MOSCOW, October 30 (Kevin O’Flynn, RIA Novosti) – The clothes on display at a fashion show in Moscow this week were to die for. Literally.
The Necropolis funeral industry expo held at the All-Russia Exhibition Center was organized as a platform to show off high-end burial wear for the recently departed.
As she watched models filing past a row of coffins – one of them rotating on a plinth – Immortality fashion show organizer Eliza Rossar gushed admiringly over the creative use of fabrics.
“Look how the designer uses knitwear, textile and lace. The headgear has local flavor, underlining the mourning mood,” Rossar said. “It is very important that you say goodbye to them with respect.”
A few yards away from the runway, a man showed off his engraving machine by drawing faces on stone, including one of the late Apple co-founder Steve Jobs.
The notion of upscale funeral arrangements is tailored to cater to a natural Russian penchant for often garish style that even mortality is seemingly unable to temper.
One coffin-maker displayed a casket covered in crocodile skin and lined in mink fur.
Coffin-maker Inna Kotov told RIA Novosti that a client once ordered a casket for his late wife painted in white and black to honor her love for Dalmatians.
Rossar, a leading proponent of fashion for the dead, kept up a constant patter of commentary as around two dozen models in pale make-up paced up and down the runway at a zombie-like pace.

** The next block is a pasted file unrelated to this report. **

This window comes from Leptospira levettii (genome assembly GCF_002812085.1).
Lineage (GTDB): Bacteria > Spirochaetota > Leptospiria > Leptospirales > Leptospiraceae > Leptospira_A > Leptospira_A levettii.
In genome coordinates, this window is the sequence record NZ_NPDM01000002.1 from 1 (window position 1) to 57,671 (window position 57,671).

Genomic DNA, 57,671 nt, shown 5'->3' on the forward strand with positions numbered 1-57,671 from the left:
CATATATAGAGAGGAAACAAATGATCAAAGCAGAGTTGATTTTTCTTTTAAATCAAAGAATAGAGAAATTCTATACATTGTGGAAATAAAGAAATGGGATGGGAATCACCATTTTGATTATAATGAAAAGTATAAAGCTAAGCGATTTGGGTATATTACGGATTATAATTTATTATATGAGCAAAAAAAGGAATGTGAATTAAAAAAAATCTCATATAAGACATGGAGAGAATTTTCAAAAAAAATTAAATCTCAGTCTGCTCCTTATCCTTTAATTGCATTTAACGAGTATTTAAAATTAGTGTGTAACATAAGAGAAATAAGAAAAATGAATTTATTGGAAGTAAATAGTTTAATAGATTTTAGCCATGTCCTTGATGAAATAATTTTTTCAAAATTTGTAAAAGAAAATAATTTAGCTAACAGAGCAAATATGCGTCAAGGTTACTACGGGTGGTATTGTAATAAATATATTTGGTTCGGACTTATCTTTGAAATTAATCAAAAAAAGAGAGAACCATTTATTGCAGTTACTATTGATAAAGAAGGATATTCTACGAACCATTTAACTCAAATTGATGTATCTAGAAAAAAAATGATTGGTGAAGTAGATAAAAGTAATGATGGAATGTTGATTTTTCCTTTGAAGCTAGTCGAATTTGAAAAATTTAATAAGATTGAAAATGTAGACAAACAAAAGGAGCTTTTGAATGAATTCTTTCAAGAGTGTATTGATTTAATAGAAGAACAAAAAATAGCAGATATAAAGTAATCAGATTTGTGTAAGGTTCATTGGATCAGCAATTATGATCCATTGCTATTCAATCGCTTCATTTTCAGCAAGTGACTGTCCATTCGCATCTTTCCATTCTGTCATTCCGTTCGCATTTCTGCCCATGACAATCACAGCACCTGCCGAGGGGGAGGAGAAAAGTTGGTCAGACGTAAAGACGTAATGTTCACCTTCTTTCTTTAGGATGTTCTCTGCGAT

As Rossar spoke, she kept her stonily impassive Russian toy terrier Leo – short for Leonardo da Vinci – tucked under her arm.
The clothes on the runway had a prevalently Goth feel, but the sheer range of, mainly student, designers ensured diversity.
Black was predictably the dominant shade, but the smorgasbord of dresses, trousers and jewelry came in a variety fitting of the living.
The choice in menswear was more limited and looked in large part like costumes for a new Star trek movie.
The idea of a fashion show for the dead is nothing new for Necropolis. Rossar said she along with other fashion industry insiders have been touting the idea for 13 years.
Rossar said there have already been funerary fashion shows for Muslim and Jews.
Goths got their own show too.
“It was great,” she said. “You know how they relate to the cemetery, to death. It’s a fetish.”
Apparently uneager to wait for death, designer Alexandra Bezrukova was modeling a veil, pale makeup and a Gothic-meets-Steampunk number specially created for her by a friend.
Bezrukova said she was happy to go to the grave in the creation.
“If I need to be [buried], I hope it is in a dress like this,” she said, surprisingly chirpily.
Not everybody seemed as impressed.
“I had mixed feelings,” said 23-year old professional model Yekaterina Sklyarova, a novice to modeling clothes for the deceased.
Sklyarova’s last gig was at this week’s Mercedes-Benz Fashion Week Russia, an event squarely aimed at the non-dead.
Indeed, her preferred funeral arrangements would be likely to test designers at the show.
“I don’t want to be buried. I want my ashes to be scattered on a mountain, a beach, in places that I loved by someone close to me,” Sklyarova said.
None of the clothes were on sale and the fashion show was organized in the hope of tapping into a yet untapped market.
“Fashion awards should have a funeral nomination. I think that is normal,” Rossar said. “It is also part of life.”
Rossar said somebody had been put in charge of lobbying for a nomination in that category.
But they died, she said.